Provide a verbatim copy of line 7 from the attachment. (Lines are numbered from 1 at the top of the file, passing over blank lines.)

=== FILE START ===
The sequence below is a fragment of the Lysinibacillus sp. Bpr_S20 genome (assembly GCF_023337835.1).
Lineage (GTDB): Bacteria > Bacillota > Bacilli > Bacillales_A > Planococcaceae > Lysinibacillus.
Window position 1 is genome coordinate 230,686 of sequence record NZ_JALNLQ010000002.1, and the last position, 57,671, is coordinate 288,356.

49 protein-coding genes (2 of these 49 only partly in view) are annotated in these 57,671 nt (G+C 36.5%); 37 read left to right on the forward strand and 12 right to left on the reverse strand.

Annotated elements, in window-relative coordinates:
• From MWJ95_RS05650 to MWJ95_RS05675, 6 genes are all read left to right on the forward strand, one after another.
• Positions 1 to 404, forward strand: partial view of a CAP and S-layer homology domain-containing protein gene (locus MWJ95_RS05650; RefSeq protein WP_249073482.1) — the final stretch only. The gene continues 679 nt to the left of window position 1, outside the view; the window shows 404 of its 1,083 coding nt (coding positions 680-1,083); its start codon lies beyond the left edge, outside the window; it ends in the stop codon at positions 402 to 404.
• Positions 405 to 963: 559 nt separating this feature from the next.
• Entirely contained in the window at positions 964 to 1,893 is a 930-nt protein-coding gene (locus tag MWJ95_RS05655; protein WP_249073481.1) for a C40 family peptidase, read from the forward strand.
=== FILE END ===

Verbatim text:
• Positions 1 to 404, forward strand: partial view of a CAP and S-layer homology domain-containing protein gene (locus MWJ95_RS05650; RefSeq protein WP_249073482.1) — the final stretch only. The gene continues 679 nt to the left of window position 1, outside the view; the window shows 404 of its 1,083 coding nt (coding positions 680-1,083); its start codon lies beyond the left edge, outside the window; it ends in the stop codon at positions 402 to 404.